Wait, what???? You mean a company can restructure without closing plants? That's not what all the political pundits said when it was being discussed in the states. (Post dripping with sarcasm.) Analyst SAY, that it likely won't cost any plant closings. Not some dumba-- on tv, these are people who actually have their hand in business restructuring. But NOOOOO, we had to lose billions to save GM and Chrysler because they were surely going to go out of business if they had to restructure. (which ended up happening anyway.) I'm sure Hazdaz and others will probably give us some union line about how it was the only way they were to be saved.
      brian
      • 2 Years Ago
      Here's an idea: Sell the same cars as Opels & Vauxhalls in Europe as Chevy's elsewhere in the world rather than completely different models. It makes no sense to have a Spark in the US and Asia and a Corsa in Europe & Australia.
        Tuga
        • 2 Years Ago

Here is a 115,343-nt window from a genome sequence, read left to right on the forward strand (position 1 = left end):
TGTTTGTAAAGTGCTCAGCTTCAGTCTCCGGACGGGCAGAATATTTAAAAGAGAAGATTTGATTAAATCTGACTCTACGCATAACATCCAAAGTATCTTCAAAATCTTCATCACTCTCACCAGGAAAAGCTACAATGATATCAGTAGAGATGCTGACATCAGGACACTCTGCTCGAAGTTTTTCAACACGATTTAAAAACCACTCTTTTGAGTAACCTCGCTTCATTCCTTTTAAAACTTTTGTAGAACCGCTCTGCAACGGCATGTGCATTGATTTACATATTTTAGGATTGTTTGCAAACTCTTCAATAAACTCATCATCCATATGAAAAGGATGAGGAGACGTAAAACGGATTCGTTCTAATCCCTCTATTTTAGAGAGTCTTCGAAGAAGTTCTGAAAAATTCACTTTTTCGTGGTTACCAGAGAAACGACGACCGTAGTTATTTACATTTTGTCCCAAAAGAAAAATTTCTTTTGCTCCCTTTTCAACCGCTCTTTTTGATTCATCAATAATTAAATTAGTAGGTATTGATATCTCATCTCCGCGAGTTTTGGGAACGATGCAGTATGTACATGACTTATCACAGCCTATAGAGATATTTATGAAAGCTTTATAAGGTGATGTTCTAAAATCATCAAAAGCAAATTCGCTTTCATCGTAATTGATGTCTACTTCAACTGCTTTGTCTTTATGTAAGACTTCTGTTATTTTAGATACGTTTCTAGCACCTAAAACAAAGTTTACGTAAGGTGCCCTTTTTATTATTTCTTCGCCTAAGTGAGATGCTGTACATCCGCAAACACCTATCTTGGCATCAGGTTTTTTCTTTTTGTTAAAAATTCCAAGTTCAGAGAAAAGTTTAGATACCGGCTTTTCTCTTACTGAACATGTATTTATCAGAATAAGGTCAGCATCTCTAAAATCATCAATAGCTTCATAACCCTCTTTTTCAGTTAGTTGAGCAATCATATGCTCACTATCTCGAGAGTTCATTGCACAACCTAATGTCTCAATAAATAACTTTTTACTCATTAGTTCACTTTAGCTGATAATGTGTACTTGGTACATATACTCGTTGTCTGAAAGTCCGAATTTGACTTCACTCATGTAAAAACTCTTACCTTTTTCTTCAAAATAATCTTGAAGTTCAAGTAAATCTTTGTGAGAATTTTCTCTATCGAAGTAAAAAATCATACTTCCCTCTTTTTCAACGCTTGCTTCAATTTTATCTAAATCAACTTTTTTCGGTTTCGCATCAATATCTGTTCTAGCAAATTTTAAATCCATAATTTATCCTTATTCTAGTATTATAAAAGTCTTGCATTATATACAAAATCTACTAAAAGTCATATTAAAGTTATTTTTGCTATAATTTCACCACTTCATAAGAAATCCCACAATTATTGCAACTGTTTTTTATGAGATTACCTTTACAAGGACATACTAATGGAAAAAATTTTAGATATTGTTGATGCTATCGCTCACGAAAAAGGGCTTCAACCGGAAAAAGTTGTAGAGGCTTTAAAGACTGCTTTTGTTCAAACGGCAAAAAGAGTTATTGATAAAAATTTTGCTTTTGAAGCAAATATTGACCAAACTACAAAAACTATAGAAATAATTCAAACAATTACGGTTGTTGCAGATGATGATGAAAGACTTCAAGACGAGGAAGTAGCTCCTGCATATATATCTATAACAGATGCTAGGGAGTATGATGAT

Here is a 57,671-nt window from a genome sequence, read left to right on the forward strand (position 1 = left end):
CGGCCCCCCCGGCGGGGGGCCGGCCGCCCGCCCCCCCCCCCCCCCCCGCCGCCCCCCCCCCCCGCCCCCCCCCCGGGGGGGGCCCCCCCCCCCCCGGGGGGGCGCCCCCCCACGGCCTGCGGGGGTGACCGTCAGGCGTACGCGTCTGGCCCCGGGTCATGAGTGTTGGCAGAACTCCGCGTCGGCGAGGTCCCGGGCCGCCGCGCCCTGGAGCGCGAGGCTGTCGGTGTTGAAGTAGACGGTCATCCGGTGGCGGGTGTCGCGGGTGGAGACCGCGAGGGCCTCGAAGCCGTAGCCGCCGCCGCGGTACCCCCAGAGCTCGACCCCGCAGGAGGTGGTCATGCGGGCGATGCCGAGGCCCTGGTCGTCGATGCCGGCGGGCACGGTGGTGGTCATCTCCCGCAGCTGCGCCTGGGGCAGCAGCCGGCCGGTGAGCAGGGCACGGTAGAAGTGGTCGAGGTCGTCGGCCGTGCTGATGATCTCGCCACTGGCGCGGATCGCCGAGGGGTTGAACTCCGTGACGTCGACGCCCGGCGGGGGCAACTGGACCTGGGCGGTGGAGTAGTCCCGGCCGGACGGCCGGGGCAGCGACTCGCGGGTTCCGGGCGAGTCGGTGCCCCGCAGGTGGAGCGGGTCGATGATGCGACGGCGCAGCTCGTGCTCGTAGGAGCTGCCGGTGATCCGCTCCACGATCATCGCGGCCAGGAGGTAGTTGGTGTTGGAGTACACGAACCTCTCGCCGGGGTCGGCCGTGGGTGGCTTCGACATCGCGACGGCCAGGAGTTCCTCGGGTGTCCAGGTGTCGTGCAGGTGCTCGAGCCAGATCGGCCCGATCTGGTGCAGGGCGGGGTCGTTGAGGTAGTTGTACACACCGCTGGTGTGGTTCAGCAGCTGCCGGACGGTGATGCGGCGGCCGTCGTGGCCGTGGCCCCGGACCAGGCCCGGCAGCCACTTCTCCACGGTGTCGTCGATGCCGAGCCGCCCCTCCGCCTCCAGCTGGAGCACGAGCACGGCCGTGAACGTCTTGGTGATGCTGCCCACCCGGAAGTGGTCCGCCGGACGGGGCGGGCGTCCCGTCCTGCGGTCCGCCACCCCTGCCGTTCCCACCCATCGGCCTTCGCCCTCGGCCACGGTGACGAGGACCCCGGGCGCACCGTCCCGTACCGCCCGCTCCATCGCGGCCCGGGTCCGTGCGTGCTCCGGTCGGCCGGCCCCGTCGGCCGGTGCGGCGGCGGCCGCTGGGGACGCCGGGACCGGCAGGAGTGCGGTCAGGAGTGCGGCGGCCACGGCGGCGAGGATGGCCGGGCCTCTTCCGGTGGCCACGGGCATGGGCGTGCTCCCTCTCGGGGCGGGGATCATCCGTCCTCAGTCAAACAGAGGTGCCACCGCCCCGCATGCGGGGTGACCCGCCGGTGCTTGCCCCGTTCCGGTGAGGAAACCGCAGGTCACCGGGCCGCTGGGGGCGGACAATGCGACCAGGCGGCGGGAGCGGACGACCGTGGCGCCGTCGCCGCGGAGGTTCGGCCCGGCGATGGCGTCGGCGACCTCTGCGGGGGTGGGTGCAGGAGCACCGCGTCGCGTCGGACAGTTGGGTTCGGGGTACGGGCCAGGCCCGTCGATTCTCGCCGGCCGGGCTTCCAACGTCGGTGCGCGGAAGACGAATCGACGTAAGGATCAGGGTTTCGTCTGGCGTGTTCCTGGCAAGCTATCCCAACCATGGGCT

@brian
        The Spark and the Corsa are not in the same segment. The Corsa is the equivalent of the Sonic. Also, i believe that Holdens lineup is no longer Opel based, at least i know that the Cruze is already being sold as an Holden and not the Astra. The two brands side by side kinda makes sense, because GM wants people to see Opel as an aspirational brand, a premium option to Chevys entry level status. Unfortunately for GM, no one in Europe sees Opel as being aspirational. At all.
          Kai F. Lahmann
          • 2 Years Ago
          @Tuga
          The European market works different, the mainstream are mid-price models there. So you can go away from the mainstream into both directions: Brands like Chevy, Kia, Fiat, Skoda or Dacia to be cheaper and those like Audi, BMW, Mercedes, Jaguar, Lexus or Cadillac to have more luxury.
          aatbloke1967
          • 2 Years Ago
          @Tuga
          "Unfortunately for GM, no one in Europe sees Opel as being aspirational." Exactly, let alone premium. The last time Vauxhall and Opel were aspirational were when they competed with the Chevette 2200HSR and Ascona 400 in rallying. If I had to pick 20 cars ever produced to take to a desert island, that particular Ascona would be one of them. These days, Opel has absolutely nothing close to it.